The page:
For Yendry, Diving Deep Has Helped Unlock Vulnerability in Her Music

Sebastián Saldarriaga
Sebastián Saldarriaga

After two years of being constantly on the road, it's only now that singer-songwriter Yendry has been able to come up for air. Being on the go has meant not always having the time to reflect back on how far she's come. But these days, the 29-year-old is working on remaining present and is grateful for all she's accomplished thus far — making a name for herself as an artist with hit singles in a number of genres and collaborating with the likes of Damian Marley and J Balvin.

"I was recently creating a PDF of everything I did in the past two years, and I realized it was a lot," Yendry tells POPSUGAR. "When you're in it and you're just working, sometimes it's hard to just stop, breathe in, let in, and realize what you have achieved. I'm definitely feeling good — a little bit tired —but it's a good tired."

It's clear that Yendry, who was born in the Dominican Republic and raised in Italy, is having a moment. And on Friday, May 19, she dropped her latest single, "La Puerta," accompanied by the official music video. The song is her first ballad, and it's inspired by the loss of her grandfather.

"It happened two years ago," she shares, referencing her grandfather's death. "My abuelo passed on April 18, which is also my younger brother's birthday. They were literally about to cut the cake."

Not only was it a hard loss, but it was also initially a difficult thing for her to process, especially being on the road and away from her family. "I remember I was away working, and I knew that he was not feeling that well, but I didn't expect him to go that quickly," she shares. "I remember I was like, 'I gotta get home,' but this career sometimes makes you feel like you have to be [everywhere] and you have to keep going. When they told me, it was like, wow, I didn't even get to say goodbye to him."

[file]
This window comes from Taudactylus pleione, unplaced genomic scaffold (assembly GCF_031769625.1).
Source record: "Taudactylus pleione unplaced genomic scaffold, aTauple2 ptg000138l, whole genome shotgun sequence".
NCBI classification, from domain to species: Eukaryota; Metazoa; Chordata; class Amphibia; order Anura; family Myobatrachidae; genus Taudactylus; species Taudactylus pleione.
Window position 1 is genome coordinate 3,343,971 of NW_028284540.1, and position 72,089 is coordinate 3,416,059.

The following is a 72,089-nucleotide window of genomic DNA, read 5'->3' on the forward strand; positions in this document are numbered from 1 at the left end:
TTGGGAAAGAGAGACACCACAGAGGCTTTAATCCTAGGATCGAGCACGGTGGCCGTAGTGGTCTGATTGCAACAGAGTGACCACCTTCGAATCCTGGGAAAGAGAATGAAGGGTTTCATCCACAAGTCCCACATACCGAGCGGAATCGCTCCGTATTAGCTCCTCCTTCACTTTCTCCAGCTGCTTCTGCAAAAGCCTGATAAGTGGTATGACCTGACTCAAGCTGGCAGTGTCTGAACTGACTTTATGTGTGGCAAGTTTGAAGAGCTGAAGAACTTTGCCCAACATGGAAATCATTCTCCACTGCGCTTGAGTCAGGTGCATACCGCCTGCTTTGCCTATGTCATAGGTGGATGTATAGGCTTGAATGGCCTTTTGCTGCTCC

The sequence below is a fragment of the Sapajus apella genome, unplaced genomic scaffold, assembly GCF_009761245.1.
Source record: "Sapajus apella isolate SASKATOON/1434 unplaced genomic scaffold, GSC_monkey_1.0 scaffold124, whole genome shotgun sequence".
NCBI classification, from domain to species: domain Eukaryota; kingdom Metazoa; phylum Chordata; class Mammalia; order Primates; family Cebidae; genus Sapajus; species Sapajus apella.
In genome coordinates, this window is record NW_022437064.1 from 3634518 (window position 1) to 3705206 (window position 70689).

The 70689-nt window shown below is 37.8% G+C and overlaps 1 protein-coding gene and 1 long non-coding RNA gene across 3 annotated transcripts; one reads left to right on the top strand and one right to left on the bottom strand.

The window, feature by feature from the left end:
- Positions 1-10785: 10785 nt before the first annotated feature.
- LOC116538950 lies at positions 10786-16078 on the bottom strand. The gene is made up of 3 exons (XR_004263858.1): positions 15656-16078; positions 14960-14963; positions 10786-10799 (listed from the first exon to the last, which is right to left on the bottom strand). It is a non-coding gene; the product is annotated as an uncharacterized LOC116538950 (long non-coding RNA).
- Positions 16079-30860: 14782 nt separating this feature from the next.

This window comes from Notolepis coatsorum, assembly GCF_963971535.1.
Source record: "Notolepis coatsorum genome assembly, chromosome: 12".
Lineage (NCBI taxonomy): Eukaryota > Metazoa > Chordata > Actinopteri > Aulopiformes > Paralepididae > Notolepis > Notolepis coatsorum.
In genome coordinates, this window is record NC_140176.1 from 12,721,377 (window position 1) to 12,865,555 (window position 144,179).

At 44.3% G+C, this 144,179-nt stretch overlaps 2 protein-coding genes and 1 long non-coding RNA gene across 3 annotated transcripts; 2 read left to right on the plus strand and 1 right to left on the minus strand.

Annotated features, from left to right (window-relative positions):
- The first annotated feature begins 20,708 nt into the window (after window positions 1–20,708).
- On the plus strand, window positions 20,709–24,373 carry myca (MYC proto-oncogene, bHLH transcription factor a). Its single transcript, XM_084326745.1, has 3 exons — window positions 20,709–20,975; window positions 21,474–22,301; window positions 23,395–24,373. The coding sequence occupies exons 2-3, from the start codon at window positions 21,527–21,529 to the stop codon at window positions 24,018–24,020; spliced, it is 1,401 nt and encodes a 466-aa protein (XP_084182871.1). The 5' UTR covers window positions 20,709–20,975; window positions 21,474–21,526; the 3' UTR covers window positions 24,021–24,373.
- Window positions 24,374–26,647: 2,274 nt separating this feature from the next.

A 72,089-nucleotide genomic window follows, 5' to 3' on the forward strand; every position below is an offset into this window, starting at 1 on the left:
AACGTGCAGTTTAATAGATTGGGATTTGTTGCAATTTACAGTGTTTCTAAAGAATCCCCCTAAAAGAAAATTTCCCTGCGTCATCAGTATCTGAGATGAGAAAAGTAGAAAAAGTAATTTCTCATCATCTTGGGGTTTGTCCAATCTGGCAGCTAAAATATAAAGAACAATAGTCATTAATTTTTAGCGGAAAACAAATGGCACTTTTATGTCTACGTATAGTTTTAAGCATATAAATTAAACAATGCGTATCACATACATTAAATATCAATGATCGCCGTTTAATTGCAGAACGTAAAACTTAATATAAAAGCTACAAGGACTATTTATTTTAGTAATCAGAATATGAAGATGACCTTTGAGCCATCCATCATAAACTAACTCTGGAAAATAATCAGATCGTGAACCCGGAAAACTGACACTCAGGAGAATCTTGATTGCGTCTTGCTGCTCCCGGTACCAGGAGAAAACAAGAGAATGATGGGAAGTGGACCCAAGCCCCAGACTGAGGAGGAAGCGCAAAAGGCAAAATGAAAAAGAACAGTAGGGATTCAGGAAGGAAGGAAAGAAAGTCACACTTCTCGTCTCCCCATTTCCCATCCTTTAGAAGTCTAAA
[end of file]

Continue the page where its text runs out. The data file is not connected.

Two months after her grandfather's death, Yendry was still very much in a heavy state of grief. She even had a moment where she almost forgot he was no longer around. "I haven't told anyone this because I just remembered it now. It was Father's Day and I went to call him, and when I called, I realized that he had passed away. Somehow my brain didn't process him," she openly shares. "Being far from my family and friends for so long, sometimes there are things that I am not processing."

Through grief and all the craziness happening in her career, the artist shares that part of what has kept her centered has been working with a therapist and learning how to take time for herself. It wasn't easy to start therapy, though.

"The way I was raised before by my mom has always been, 'You're strong. You don't need anything.' I know that comes from Dominican culture and also an immigrant mother who had to deal with everything herself," she says. But that eventually shifted: "I think that [old school] mindset is what brought me to a point of maybe I need to stop. Maybe it's OK to ask for help. I'm getting better at it, and I feel like even my mom is opening up to me."

Indeed, prioritizing her own mental health has even inspired her mom to consider finding a therapist too, Yendry shares. "I'm just happy that at her age — she's 50 — coming from a different generation and warming up to that," she says. "I love that."

Taking care of herself has allowed Yendry to be even more vulnerable and personal in her music, which is partly how "La Puerta" came together. After opening up one day in the studio to producer Fede Vindver, the song magically came together.